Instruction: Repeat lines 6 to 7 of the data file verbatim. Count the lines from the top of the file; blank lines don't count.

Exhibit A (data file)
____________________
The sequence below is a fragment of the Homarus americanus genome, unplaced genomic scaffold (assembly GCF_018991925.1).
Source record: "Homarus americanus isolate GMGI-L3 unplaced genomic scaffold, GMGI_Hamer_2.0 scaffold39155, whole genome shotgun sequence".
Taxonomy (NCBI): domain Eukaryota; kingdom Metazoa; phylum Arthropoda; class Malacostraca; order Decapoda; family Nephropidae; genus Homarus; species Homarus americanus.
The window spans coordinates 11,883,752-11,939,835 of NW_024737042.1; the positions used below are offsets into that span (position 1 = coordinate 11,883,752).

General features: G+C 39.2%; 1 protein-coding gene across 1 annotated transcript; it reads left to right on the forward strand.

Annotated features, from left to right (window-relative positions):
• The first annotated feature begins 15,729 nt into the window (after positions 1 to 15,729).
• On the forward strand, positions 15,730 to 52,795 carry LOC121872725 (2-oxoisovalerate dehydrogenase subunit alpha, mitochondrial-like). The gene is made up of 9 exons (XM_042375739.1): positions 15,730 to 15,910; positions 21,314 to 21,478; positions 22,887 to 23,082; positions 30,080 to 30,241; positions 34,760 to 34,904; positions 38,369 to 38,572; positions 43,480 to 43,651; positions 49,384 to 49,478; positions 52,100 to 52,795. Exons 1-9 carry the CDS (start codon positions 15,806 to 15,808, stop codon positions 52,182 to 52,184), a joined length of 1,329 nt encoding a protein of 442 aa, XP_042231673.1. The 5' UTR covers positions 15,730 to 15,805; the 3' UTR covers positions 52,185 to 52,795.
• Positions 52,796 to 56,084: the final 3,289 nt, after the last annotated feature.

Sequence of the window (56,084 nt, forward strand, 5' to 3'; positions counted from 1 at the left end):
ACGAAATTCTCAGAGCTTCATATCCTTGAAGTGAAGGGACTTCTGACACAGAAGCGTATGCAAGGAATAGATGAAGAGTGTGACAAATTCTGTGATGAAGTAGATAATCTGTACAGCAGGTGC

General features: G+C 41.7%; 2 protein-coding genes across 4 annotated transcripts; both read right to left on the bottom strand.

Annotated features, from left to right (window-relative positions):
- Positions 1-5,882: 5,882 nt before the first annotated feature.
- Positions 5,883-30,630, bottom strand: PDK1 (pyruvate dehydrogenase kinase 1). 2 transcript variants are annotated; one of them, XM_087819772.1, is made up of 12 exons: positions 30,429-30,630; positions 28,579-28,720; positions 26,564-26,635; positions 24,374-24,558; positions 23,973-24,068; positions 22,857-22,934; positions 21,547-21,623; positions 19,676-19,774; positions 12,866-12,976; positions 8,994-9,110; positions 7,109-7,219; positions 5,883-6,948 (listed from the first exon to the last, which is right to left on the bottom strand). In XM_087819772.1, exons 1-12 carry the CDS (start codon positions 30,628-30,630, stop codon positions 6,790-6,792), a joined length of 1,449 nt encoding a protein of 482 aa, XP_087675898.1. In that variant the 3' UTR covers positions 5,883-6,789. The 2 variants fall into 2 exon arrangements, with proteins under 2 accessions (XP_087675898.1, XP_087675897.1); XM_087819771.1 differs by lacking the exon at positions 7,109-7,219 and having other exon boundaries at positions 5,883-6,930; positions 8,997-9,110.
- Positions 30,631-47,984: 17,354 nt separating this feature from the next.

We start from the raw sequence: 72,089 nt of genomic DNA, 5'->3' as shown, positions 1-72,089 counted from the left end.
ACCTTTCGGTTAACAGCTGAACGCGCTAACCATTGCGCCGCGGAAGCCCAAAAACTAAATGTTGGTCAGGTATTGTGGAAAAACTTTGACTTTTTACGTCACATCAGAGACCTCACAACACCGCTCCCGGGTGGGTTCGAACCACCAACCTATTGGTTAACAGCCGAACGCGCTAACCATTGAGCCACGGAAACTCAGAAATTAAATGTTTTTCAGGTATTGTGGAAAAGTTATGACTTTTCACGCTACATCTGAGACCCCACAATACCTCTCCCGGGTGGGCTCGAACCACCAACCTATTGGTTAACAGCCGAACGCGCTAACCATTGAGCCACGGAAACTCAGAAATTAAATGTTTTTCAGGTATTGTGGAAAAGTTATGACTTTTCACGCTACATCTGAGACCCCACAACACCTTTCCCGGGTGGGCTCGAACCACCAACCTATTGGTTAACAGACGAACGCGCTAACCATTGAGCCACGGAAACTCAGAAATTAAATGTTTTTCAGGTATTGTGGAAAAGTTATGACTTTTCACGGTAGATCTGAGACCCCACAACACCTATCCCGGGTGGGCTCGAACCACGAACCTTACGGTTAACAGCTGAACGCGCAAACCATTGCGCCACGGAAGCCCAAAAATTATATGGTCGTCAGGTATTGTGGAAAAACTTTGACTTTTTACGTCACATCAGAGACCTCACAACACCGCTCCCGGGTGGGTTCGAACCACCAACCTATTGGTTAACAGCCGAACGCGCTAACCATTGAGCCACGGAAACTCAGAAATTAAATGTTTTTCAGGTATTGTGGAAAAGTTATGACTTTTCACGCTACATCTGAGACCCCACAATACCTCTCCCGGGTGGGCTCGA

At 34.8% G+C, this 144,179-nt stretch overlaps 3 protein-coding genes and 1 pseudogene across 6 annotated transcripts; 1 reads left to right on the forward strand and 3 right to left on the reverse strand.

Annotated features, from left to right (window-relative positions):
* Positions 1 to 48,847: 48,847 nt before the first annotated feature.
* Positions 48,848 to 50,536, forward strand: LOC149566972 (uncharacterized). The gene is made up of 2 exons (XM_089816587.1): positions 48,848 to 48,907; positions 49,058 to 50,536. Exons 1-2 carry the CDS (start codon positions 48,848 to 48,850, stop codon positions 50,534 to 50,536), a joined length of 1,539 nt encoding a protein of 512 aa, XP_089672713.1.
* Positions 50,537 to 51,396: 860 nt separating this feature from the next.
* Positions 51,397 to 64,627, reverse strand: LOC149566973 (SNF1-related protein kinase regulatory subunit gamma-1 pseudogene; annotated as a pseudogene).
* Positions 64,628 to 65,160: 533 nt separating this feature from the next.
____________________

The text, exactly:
Annotated features, from left to right (window-relative positions):
• The first annotated feature begins 15,729 nt into the window (after positions 1 to 15,729).